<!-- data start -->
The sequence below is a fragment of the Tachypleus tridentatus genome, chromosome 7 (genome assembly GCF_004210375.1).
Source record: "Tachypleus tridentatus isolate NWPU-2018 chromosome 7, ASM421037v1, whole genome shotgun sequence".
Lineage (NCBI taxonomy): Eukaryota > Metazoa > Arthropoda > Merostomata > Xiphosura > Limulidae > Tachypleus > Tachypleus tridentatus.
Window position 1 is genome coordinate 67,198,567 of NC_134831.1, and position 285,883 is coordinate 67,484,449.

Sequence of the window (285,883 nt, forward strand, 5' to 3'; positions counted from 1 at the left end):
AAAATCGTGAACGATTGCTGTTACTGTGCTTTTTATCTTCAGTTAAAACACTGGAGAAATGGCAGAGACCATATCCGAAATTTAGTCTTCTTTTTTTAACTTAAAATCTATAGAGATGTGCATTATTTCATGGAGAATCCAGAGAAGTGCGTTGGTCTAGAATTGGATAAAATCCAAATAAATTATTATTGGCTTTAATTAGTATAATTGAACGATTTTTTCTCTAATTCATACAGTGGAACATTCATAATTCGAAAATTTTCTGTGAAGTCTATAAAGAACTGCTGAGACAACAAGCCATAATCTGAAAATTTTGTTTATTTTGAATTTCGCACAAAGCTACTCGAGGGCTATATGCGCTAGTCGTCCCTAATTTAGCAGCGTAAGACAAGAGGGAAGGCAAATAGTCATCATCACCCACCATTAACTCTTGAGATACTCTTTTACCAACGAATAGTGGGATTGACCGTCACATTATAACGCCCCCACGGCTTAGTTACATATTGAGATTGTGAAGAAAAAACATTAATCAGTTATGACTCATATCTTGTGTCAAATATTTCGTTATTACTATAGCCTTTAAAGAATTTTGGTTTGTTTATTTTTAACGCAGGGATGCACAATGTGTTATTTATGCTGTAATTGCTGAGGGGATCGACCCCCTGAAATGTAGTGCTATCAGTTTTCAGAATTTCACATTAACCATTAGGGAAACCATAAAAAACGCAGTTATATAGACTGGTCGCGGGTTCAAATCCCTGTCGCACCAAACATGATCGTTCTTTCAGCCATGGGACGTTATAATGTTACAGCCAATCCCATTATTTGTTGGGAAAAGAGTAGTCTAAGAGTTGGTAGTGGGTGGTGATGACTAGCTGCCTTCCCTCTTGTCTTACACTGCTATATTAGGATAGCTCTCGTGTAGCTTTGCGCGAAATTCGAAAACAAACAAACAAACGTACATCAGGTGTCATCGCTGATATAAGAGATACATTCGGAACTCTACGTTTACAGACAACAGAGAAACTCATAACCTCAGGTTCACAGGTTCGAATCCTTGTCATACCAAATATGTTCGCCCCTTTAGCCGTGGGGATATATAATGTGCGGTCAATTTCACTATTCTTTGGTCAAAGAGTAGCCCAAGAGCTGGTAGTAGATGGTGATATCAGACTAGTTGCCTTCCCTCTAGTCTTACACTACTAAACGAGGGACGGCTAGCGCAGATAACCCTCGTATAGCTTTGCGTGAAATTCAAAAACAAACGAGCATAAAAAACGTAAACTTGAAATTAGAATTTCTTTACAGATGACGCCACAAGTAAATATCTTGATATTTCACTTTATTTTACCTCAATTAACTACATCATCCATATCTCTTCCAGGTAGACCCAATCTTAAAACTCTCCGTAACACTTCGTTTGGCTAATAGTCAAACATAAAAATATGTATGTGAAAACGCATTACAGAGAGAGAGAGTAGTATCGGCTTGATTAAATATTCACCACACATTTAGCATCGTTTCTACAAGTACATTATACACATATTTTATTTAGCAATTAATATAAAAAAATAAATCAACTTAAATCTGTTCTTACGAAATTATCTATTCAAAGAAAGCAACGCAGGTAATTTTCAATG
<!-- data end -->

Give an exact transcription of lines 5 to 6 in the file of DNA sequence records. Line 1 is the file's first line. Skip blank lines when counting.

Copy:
Sequence of the window (285,883 nt, forward strand, 5' to 3'; positions counted from 1 at the left end):
AAAATCGTGAACGATTGCTGTTACTGTGCTTTTTATCTTCAGTTAAAACACTGGAGAAATGGCAGAGACCATATCCGAAATTTAGTCTTCTTTTTTTAACTTAAAATCTATAGAGATGTGCATTATTTCATGGAGAATCCAGAGAAGTGCGTTGGTCTAGAATTGGATAAAATCCAAATAAATTATTATTGGCTTTAATTAGTATAATTGAACGATTTTTTCTCTAATTCATACAGTGGAACATTCATAATTCGAAAATTTTCTGTGAAGTCTATAAAGAACTGCTGAGACAACAAGCCATAATCTGAAAATTTTGTTTATTTTGAATTTCGCACAAAGCTACTCGAGGGCTATATGCGCTAGTCGTCCCTAATTTAGCAGCGTAAGACAAGAGGGAAGGCAAATAGTCATCATCACCCACCATTAACTCTTGAGATACTCTTTTACCAACGAATAGTGGGATTGACCGTCACATTATAACGCCCCCACGGCTTAGTTACATATTGAGATTGTGAAGAAAAAACATTAATCAGTTATGACTCATATCTTGTGTCAAATATTTCGTTATTACTATAGCCTTTAAAGAATTTTGGTTTGTTTATTTTTAACGCAGGGATGCACAATGTGTTATTTATGCTGTAATTGCTGAGGGGATCGACCCCCTGAAATGTAGTGCTATCAGTTTTCAGAATTTCACATTAACCATTAGGGAAACCATAAAAAACGCAGTTATATAGACTGGTCGCGGGTTCAAATCCCTGTCGCACCAAACATGATCGTTCTTTCAGCCATGGGACGTTATAATGTTACAGCCAATCCCATTATTTGTTGGGAAAAGAGTAGTCTAAGAGTTGGTAGTGGGTGGTGATGACTAGCTGCCTTCCCTCTTGTCTTACACTGCTATATTAGGATAGCTCTCGTGTAGCTTTGCGCGAAATTCGAAAACAAACAAACAAACGTACATCAGGTGTCATCGCTGATATAAGAGATACATTCGGAACTCTACGTTTACAGACAACAGAGAAACTCATAACCTCAGGTTCACAGGTTCGAATCCTTGTCATACCAAATATGTTCGCCCCTTTAGCCGTGGGGATATATAATGTGCGGTCAATTTCACTATTCTTTGGTCAAAGAGTAGCCCAAGAGCTGGTAGTAGATGGTGATATCAGACTAGTTGCCTTCCCTCTAGTCTTACACTACTAAACGAGGGACGGCTAGCGCAGATAACCCTCGTATAGCTTTGCGTGAAATTCAAAAACAAACGAGCATAAAAAACGTAAACTTGAAATTAGAATTTCTTTACAGATGACGCCACAAGTAAATATCTTGATATTTCACTTTATTTTACCTCAATTAACTACATCATCCATATCTCTTCCAGGTAGACCCAATCTTAAAACTCTCCGTAACACTTCGTTTGGCTAATAGTCAAACATAAAAATATGTATGTGAAAACGCATTACAGAGAGAGAGAGTAGTATCGGCTTGATTAAATATTCACCACACATTTAGCATCGTTTCTACAAGTACATTATACACATATTTTATTTAGCAATTAATATAAAAAAATAAATCAACTTAAATCTGTTCTTACGAAATTATCTATTCAAAGAAAGCAACGCAGGTAATTTTCAATG